Looking to invest in Facebook, Amazon and Apple shares from India — These are the taxes you may have to pay

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Looking to invest in Facebook, Amazon and Apple shares from India — These are the taxes you may have to pay
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  • You can invest in US stocks either through domestic brokers like Motilal Oswal, foreign brokers or through investment platforms like Groww, Upstox etc.
  • Very soon, NSE will offer investors to trade in 50 US stocks through GIFT city, an international financial services centre (IFSC).
  • Taxation on US stocks is simple as taxes are charged only on dividends and capital gains on the stock sale.
Investment in US stocks like Facebook, Amazon, Apple, Netflix and Google seems an attractive option for retail investors in today’s time.

In fact, with the growing number of investment platforms, it has become even more convenient to have an exposure in US stocks.

For those who don’t know, there are two ways to invest in US stocks — one option is directly through a domestic broker like Motilal Oswal, HDFC Securities or through a foreign broker. And now you can even invest through apps like Groww.

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Another way through which one can have exposure to US stocks without putting much effort on stock selection is through mutual funds and exchange traded funds (ETFs). An ETF is a basket of securities, shares of which are sold on an exchange.

Very soon, there will be a third option, as this week the NSE announced that it will offer investors to trade in 50 US stocks through GIFT city, an international financial services centre (IFSC).

Now the main question is what tax would be imposed on your profits?

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It is very simple. There are two types of tax implications — tax on dividends and capital gains tax.

Tax on dividends

Similar to Indian stock market, when you invest in the US stock market you might receive dividends from companies. This is income for an investor, which would be taxed at 25%. So if a company announced a dividend of $100, you will receive $75.

The tax rate is comparatively lower for Indians compared to other foreign investors investing in the US as there is a tax treaty between the US and India.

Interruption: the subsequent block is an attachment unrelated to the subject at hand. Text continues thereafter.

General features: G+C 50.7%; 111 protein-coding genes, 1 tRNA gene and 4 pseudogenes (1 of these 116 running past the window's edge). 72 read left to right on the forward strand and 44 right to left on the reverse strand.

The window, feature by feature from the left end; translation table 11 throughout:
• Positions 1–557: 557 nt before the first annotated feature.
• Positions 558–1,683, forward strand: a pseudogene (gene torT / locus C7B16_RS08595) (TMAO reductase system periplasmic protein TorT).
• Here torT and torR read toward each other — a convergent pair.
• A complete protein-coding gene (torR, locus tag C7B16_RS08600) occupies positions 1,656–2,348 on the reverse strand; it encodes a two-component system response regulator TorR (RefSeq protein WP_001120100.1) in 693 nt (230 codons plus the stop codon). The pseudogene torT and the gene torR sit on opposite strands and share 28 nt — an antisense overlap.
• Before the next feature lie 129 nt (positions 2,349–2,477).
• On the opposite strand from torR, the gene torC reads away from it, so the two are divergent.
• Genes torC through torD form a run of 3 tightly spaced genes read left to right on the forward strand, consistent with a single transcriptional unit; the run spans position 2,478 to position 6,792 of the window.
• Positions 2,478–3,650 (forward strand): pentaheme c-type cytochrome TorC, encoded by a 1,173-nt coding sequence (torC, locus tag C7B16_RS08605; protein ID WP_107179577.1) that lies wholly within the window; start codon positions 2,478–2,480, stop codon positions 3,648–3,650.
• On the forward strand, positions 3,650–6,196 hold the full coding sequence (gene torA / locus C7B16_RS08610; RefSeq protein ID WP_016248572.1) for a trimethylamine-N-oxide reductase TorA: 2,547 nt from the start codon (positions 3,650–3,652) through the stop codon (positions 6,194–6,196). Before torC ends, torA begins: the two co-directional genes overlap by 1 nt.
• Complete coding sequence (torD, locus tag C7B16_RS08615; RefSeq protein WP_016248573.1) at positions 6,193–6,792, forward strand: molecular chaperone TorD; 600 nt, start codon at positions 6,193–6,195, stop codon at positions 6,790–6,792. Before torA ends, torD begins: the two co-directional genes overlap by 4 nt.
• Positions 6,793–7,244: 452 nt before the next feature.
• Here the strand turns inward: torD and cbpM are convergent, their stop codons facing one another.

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However, the dividend received in cash or reinvested again will be taxed in India at your applicable tax slab. However, due to the double tax avoidance agreement (DTAA), the tax withheld in the US can be set off against the tax liability in India.

Offsetting means balancing the money that you are owed with money that you owe.

For example: You have received a $100 dividend from US stocks in FY21, out of which 25% gets taxed by the US tax department on dividend. This means you have a total $75 income. Now, you have to pay tax on a $100 dividend in India and say you come under a 30% tax slab. Now your tax liability in India is for ₹7,400 assuming dollar rate is ₹74.
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And remember you have already paid 25% tax in the US which is ₹1,850. So now since you have already paid ₹1,850 as tax in the US you can claim that amount and just pay ₹370.

Capital Gains Tax

Firstly, capital gain is the profit one earns on stocks. Secondly, there is an additional benefit in investing in the US as they do not charge capital gains tax on Indians.

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For example: If you had bought shares of $100 and sold them at $400 then you will not be charged tax on capital gains of $300.

However, here’s the twist, you will be liable to pay tax on this gain in India.

Here there are two types of tax — Long term capital gain and short term capital gain.

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Long Term Capital Gains (LTCG)

LTCG of 20% is charged when you hold the stock for more than 24 months plus applicable fees and surcharges.

Short Term Capital Gains (STCG)

On the other hand, if you hold the stocks for less than 24 months then you will be charged tax according to your income tax slab.

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